Detecting and preventing customised targeted attacks in real-time
Experts design computer security products to detect and protect against threats such as computer viruses, other malware and the actions of hackers.
A common approach is to identify existing threats and to create patterns of recognition. This is similar to the way the pharmaceutical industry creates vaccinations against known biological viruses. Or police issuing wanted notices with photographs of known offenders.
Detecting the unknown
The downside to this approach is that you have to know in advance that the virus or criminal is harmful. The most likely time to discover this is after someone has become sick or a crime has already been committed. It would be better to detect new infections and crimes in real-time and to stop them in action before any damage is caused.
The cyber security world is adopting this approach more frequently than before.
Deep Instinct claims that its D-Client software is capable of detecting not only known threats but those that have not yet hit computer systems in the real world. These claims require a realistic test that pits the product against known threats and those typically crafted by attackers. Attackers who work in a more targeted way. Attackers who identify specific potential victims and move against them with speed and accuracy.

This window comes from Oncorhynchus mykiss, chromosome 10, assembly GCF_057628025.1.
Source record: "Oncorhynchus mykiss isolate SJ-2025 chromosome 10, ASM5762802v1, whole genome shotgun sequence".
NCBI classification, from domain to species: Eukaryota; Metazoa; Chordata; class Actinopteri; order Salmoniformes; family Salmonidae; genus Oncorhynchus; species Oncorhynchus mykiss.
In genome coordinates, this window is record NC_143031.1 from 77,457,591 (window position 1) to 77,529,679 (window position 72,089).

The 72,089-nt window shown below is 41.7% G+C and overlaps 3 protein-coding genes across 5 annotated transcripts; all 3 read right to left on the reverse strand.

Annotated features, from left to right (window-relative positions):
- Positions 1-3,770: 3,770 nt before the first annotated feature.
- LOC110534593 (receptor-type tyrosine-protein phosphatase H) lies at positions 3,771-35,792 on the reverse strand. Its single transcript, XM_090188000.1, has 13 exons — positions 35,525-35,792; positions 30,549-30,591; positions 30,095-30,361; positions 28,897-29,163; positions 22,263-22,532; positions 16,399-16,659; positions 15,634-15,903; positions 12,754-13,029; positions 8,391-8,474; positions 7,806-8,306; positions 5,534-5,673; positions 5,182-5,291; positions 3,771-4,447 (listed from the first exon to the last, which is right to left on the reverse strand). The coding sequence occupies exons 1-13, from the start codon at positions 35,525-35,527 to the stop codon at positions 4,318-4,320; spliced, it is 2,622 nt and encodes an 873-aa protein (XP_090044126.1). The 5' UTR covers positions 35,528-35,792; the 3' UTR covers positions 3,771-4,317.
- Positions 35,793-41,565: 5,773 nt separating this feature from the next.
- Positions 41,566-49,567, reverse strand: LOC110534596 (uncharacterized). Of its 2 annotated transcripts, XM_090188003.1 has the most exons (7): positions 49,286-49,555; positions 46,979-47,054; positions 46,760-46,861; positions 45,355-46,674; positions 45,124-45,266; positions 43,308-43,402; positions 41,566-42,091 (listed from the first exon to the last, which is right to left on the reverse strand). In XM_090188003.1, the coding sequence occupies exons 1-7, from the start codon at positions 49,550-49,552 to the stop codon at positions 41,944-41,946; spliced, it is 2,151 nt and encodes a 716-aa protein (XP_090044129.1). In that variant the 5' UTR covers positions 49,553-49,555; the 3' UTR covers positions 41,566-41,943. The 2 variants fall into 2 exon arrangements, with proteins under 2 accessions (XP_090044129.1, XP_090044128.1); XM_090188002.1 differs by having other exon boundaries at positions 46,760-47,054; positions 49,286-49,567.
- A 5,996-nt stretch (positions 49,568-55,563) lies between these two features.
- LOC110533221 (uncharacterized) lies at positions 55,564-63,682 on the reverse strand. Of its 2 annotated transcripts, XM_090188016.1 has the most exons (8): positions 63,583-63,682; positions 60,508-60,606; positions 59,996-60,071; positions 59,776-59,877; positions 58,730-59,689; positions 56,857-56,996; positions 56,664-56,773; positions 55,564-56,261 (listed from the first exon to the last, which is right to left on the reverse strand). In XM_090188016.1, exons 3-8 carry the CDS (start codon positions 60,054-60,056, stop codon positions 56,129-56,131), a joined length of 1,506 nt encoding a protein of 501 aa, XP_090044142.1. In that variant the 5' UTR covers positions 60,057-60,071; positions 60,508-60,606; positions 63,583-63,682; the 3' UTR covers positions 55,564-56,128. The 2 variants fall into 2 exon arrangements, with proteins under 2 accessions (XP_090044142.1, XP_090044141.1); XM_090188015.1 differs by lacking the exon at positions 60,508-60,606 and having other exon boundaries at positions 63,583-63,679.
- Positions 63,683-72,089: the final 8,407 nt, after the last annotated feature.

This test report used a range of sophisticated, high-profile threat campaigns such as those directed against the US Presidential election in 2016. It also directed targeted attacks against victim systems using techniques seen in well-known security breaches in recent months and years.
The results show that Deep Instinct D-Client provided a wide range of detection and threat blocking capability against well-known and customised targeted attacks. It didn’t interfere with regular use of the systems upon which it was deployed.
The deep learning system was trained in August 2018, six months before the customised targeted threats were created.
Latest report now online.